Mahabodhi Temple Complex in Bodh Gaya, Bihar
The Mahabodhi Temple Complex, Bodh Gaya lies 115 km south of the state capital of Bihar, Patna and 16 km from the district headquarters at Gaya, in Eastern India. It is one of the four holy sites related to the life of the Lord Buddha, and particularly to the attainment of Enlightenment. The property encompasses the greatest remains of the 5th-6th century A.D in the Indian sub-continent belonging to this period of antiquity. The property has a total area of 4.8600 ha.
The Mahabodhi Temple Complex is the first temple built by Emperor Asoka in the 3rd century B.C., and the present temple dates from the 5th–6th centuries. It is one of the earliest Buddhist temples built entirely in brick, still standing, from the late Gupta period and it is considered to have had significant influence in the development of brick architecture over the centuries.
The present Mahabodhi Temple Complex at Bodh Gaya comprises the 50 m high grand Temple, the Vajrasana, sacred Bodhi Tree and other six sacred sites of Buddha’s enlightenment, surrounded by numerous ancient Votive stupas, well maintained and protected by inner, middle and outer circular boundaries. A seventh sacred place, the Lotus Pond, is located outside the enclosure to the south. Both the temple area and the Lotus Pond are surrounded by circulating passages at two or three levels and the area of the ensemble is 5 m below the level of the surrounding land.
It is also a unique property of archaeological significance in respect of the events associated with the time Lord Buddha spent there, as well as documenting the evolving worship, particularly since the 3rd century, when Emperor Asoka built the first temple, the balustrades and the memorial column and the subsequent evolution of the ancient city with the building of sanctuaries and monasteries by foreign kings over the centuries.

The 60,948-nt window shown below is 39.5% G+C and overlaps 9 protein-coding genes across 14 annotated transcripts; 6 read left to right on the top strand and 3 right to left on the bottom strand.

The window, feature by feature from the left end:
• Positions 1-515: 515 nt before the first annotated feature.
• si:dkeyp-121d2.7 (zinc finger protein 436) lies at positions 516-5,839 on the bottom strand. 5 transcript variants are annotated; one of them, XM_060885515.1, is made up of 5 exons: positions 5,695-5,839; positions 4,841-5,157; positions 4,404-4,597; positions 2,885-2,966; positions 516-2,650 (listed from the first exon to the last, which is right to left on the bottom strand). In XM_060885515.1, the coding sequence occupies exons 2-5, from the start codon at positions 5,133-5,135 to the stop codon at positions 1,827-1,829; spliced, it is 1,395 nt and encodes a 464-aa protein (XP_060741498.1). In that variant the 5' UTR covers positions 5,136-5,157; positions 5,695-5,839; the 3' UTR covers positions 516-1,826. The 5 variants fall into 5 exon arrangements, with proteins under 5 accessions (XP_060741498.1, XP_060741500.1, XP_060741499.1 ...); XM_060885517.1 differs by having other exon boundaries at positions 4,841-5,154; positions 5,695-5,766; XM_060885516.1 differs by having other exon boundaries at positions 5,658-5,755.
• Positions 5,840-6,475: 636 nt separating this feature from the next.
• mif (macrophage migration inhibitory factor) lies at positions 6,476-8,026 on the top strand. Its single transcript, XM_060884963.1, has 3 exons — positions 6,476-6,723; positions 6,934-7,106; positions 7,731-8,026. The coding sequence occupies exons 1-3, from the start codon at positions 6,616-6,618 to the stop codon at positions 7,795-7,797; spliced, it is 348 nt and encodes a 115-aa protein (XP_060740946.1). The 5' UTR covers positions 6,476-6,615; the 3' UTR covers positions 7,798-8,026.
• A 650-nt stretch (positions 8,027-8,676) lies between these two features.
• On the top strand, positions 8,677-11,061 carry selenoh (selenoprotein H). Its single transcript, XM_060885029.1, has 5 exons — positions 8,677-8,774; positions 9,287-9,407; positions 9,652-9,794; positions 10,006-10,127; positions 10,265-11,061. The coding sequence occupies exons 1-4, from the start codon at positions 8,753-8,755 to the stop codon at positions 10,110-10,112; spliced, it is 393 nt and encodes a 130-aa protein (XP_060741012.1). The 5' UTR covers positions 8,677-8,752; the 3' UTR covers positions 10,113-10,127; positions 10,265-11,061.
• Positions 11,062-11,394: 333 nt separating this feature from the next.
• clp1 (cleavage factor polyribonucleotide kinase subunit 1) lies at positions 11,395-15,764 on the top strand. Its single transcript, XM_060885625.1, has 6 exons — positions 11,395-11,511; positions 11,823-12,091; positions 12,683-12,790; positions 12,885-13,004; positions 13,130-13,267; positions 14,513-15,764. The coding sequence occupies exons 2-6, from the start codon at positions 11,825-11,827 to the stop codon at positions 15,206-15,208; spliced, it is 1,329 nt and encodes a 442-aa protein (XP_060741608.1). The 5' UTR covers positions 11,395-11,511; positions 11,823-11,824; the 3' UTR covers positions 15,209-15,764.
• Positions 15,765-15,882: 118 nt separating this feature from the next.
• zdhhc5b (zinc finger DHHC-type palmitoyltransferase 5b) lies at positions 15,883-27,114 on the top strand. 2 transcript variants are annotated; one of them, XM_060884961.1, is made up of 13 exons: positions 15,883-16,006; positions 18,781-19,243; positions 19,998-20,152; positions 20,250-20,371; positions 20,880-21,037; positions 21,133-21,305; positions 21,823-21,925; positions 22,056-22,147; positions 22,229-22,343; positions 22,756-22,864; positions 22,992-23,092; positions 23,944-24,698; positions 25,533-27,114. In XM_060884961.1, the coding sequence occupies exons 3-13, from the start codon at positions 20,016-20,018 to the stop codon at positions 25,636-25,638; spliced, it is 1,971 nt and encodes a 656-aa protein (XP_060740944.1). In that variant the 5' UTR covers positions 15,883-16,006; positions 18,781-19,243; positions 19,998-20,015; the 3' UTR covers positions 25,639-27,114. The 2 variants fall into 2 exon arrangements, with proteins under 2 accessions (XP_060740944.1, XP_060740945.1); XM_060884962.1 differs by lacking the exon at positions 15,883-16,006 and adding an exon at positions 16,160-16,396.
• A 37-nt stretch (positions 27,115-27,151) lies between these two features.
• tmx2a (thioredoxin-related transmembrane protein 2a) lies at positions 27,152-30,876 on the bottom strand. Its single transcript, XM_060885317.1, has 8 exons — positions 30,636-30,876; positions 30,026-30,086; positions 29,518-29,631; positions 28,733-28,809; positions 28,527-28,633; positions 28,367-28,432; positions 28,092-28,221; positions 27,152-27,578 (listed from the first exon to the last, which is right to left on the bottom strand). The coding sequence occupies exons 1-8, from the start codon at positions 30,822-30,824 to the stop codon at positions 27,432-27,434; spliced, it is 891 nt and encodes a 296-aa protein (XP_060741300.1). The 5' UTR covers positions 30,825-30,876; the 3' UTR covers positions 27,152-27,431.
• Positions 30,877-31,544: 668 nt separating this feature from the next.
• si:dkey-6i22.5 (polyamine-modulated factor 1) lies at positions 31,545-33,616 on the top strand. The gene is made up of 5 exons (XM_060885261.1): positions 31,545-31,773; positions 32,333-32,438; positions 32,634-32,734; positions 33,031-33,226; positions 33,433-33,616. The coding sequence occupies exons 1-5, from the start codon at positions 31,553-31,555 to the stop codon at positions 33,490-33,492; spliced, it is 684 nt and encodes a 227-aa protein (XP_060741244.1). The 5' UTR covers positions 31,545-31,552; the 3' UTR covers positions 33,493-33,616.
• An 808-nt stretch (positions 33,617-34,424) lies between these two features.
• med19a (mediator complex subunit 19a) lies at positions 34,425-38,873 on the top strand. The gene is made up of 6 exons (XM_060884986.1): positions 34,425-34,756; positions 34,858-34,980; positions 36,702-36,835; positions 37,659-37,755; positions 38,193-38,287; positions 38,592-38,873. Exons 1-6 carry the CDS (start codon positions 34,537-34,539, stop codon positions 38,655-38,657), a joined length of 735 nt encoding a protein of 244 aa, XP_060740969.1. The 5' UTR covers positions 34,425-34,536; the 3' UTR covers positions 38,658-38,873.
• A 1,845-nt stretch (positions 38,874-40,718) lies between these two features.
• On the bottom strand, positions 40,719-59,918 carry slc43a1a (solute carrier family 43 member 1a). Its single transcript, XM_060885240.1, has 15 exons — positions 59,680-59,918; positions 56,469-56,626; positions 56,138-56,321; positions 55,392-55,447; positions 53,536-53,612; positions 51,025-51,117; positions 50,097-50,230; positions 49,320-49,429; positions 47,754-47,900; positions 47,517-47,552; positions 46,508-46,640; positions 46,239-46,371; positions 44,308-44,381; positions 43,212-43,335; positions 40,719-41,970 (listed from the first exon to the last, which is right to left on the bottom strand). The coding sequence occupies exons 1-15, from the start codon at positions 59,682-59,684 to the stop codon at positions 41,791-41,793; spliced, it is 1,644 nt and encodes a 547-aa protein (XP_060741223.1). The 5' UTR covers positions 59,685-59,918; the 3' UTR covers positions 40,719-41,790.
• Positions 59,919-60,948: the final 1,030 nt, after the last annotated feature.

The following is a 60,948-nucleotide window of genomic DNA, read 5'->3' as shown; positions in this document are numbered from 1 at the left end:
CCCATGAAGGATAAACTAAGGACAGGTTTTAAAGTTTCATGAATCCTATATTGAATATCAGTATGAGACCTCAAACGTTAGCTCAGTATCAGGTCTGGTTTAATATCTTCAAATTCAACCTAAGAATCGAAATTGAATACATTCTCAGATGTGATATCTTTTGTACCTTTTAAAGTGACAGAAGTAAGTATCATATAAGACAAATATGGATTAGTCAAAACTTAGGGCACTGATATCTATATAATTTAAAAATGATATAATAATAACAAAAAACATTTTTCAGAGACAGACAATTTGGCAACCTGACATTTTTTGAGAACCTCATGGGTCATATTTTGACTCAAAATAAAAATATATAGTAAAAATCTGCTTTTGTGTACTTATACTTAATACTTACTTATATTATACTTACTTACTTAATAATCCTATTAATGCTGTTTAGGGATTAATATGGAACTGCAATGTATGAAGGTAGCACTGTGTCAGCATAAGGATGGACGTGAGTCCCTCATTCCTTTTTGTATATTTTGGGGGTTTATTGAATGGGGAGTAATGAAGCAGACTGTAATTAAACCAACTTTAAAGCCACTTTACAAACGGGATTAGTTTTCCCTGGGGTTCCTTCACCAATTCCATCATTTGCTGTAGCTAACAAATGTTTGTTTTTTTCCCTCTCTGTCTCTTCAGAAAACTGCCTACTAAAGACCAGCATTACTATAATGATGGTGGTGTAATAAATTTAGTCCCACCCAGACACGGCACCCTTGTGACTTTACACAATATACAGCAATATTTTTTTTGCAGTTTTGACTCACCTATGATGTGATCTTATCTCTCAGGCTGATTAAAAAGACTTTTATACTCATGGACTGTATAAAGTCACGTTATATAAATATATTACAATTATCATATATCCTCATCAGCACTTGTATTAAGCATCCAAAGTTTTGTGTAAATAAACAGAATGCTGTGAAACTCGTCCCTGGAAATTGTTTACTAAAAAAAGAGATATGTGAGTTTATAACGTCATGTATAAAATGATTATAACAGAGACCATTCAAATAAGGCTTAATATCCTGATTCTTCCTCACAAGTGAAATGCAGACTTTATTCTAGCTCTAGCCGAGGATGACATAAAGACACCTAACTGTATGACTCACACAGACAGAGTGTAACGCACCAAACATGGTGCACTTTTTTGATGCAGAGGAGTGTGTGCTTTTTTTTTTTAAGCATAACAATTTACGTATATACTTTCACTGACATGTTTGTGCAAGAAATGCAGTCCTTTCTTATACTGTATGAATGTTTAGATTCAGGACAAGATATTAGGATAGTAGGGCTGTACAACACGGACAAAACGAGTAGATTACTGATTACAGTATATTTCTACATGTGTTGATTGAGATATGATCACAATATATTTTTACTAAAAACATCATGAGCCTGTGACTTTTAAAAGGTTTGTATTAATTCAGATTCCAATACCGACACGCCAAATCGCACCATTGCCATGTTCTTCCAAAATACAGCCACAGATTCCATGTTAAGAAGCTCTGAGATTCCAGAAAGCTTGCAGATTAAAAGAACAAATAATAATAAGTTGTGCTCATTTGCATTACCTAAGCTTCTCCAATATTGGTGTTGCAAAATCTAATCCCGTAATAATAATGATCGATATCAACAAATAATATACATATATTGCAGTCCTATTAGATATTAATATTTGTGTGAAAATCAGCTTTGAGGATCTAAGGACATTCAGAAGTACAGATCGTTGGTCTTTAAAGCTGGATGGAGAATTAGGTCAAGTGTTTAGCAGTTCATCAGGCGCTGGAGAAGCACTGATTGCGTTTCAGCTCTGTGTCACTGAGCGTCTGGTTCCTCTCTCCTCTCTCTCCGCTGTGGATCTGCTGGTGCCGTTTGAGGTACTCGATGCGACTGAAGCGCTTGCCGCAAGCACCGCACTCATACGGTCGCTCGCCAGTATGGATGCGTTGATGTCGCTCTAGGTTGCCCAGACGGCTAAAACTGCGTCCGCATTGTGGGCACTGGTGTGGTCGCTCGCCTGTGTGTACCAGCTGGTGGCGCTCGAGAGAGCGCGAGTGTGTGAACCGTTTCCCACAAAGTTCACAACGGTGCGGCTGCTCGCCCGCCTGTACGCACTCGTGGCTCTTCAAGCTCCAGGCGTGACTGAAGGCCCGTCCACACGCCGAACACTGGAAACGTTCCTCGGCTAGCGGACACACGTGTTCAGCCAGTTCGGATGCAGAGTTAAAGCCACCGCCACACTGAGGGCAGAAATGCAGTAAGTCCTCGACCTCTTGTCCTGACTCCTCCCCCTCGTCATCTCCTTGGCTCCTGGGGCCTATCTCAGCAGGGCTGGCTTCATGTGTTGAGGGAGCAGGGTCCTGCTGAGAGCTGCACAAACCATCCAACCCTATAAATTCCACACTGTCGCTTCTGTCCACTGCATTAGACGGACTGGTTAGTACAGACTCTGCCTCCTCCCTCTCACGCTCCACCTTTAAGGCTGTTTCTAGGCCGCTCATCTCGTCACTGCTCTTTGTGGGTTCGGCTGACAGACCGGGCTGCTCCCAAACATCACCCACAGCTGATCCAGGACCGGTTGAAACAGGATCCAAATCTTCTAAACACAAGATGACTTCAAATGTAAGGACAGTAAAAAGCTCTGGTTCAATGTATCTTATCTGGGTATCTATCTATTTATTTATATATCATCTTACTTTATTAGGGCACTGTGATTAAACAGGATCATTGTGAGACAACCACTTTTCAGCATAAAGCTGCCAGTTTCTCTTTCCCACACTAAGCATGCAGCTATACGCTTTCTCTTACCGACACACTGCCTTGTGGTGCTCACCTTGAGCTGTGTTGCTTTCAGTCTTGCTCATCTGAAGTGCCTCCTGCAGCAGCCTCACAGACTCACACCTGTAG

The most important of the sacred places is the giant Bodhi Tree, to the west of the main temple, a supposed direct descendant of the original Bodhi Tree under which Buddha spent his First Week and had his enlightenment.
To the north of the central path, on a raised area, is the Animeshlochan Chaitya (prayer hall) where Buddha is believed to have spent the Second Week. Buddha spent the Third Week walking eighteen paces back and forth in an area called Ratnachakrama (the Jewelled Ambulatory), which lies near the north wall of the main temple. Raised stone lotuses carved on a platform mark his steps.
The spot where he spent the Fourth Week is Ratnaghar Chaitya, located to the north-east near the enclosure wall. Immediately after the steps of the east entrance on the central path there is a pillar which marks the site of the Ajapala Nigrodh Tree, under which Buddha meditated during his Fifth Week, answering the queries of Brahmans.
He spent the Sixth Week next to the Lotus Pond to the south of the enclosure, and the Seventh Week was spent under the Rajyatana Tree, to the south-east of the main temple, currently marked by a tree.